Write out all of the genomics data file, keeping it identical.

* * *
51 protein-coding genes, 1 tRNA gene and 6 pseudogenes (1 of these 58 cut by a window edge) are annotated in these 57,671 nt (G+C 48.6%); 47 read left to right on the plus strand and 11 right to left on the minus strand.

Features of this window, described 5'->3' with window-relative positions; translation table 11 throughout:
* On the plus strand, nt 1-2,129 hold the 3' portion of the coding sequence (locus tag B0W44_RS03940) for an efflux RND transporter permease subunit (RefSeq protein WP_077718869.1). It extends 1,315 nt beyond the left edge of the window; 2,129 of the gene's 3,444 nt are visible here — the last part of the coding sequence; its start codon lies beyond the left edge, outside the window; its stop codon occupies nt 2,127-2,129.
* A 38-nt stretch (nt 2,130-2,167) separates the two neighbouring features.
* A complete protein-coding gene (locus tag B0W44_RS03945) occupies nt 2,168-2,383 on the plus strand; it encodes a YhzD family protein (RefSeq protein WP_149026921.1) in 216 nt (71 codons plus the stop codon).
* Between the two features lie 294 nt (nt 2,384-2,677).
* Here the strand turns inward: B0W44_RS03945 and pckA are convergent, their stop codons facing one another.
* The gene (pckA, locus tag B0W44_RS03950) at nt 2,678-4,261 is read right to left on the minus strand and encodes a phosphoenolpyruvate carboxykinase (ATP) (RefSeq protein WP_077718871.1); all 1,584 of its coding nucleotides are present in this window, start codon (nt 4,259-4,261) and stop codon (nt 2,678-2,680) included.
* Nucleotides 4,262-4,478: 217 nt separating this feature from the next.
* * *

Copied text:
51 protein-coding genes, 1 tRNA gene and 6 pseudogenes (1 of these 58 cut by a window edge) are annotated in these 57,671 nt (G+C 48.6%); 47 read left to right on the plus strand and 11 right to left on the minus strand.

Features of this window, described 5'->3' with window-relative positions; translation table 11 throughout:
* On the plus strand, nt 1-2,129 hold the 3' portion of the coding sequence (locus tag B0W44_RS03940) for an efflux RND transporter permease subunit (RefSeq protein WP_077718869.1). It extends 1,315 nt beyond the left edge of the window; 2,129 of the gene's 3,444 nt are visible here — the last part of the coding sequence; its start codon lies beyond the left edge, outside the window; its stop codon occupies nt 2,127-2,129.
* A 38-nt stretch (nt 2,130-2,167) separates the two neighbouring features.
* A complete protein-coding gene (locus tag B0W44_RS03945) occupies nt 2,168-2,383 on the plus strand; it encodes a YhzD family protein (RefSeq protein WP_149026921.1) in 216 nt (71 codons plus the stop codon).
* Between the two features lie 294 nt (nt 2,384-2,677).
* Here the strand turns inward: B0W44_RS03945 and pckA are convergent, their stop codons facing one another.
* The gene (pckA, locus tag B0W44_RS03950) at nt 2,678-4,261 is read right to left on the minus strand and encodes a phosphoenolpyruvate carboxykinase (ATP) (RefSeq protein WP_077718871.1); all 1,584 of its coding nucleotides are present in this window, start codon (nt 4,259-4,261) and stop codon (nt 2,678-2,680) included.
* Nucleotides 4,262-4,478: 217 nt separating this feature from the next.